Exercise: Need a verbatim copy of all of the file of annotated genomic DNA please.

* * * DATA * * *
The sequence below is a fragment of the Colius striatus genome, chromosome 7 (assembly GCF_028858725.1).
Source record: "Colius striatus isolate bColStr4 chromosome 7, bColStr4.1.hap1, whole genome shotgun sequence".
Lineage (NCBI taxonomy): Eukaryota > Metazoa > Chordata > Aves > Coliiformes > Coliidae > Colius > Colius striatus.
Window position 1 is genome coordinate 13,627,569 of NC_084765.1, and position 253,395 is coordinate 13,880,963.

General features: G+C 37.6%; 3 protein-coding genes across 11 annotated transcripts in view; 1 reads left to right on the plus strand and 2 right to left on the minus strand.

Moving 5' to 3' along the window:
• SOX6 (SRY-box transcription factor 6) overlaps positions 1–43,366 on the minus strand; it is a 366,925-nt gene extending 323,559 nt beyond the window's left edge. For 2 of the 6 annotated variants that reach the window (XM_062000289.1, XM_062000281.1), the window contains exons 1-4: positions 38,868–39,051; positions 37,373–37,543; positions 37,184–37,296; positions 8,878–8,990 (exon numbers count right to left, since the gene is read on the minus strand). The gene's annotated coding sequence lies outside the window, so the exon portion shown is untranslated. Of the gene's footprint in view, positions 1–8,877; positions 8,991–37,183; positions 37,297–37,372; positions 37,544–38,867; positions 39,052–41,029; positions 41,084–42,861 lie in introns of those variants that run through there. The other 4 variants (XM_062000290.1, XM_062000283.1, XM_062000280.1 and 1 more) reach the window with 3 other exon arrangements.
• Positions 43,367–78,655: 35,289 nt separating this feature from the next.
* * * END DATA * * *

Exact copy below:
The sequence below is a fragment of the Colius striatus genome, chromosome 7 (assembly GCF_028858725.1).
Source record: "Colius striatus isolate bColStr4 chromosome 7, bColStr4.1.hap1, whole genome shotgun sequence".
Lineage (NCBI taxonomy): Eukaryota > Metazoa > Chordata > Aves > Coliiformes > Coliidae > Colius > Colius striatus.
Window position 1 is genome coordinate 13,627,569 of NC_084765.1, and position 253,395 is coordinate 13,880,963.

General features: G+C 37.6%; 3 protein-coding genes across 11 annotated transcripts in view; 1 reads left to right on the plus strand and 2 right to left on the minus strand.

Moving 5' to 3' along the window:
• SOX6 (SRY-box transcription factor 6) overlaps positions 1–43,366 on the minus strand; it is a 366,925-nt gene extending 323,559 nt beyond the window's left edge. For 2 of the 6 annotated variants that reach the window (XM_062000289.1, XM_062000281.1), the window contains exons 1-4: positions 38,868–39,051; positions 37,373–37,543; positions 37,184–37,296; positions 8,878–8,990 (exon numbers count right to left, since the gene is read on the minus strand). The gene's annotated coding sequence lies outside the window, so the exon portion shown is untranslated. Of the gene's footprint in view, positions 1–8,877; positions 8,991–37,183; positions 37,297–37,372; positions 37,544–38,867; positions 39,052–41,029; positions 41,084–42,861 lie in introns of those variants that run through there. The other 4 variants (XM_062000290.1, XM_062000283.1, XM_062000280.1 and 1 more) reach the window with 3 other exon arrangements.
• Positions 43,367–78,655: 35,289 nt separating this feature from the next.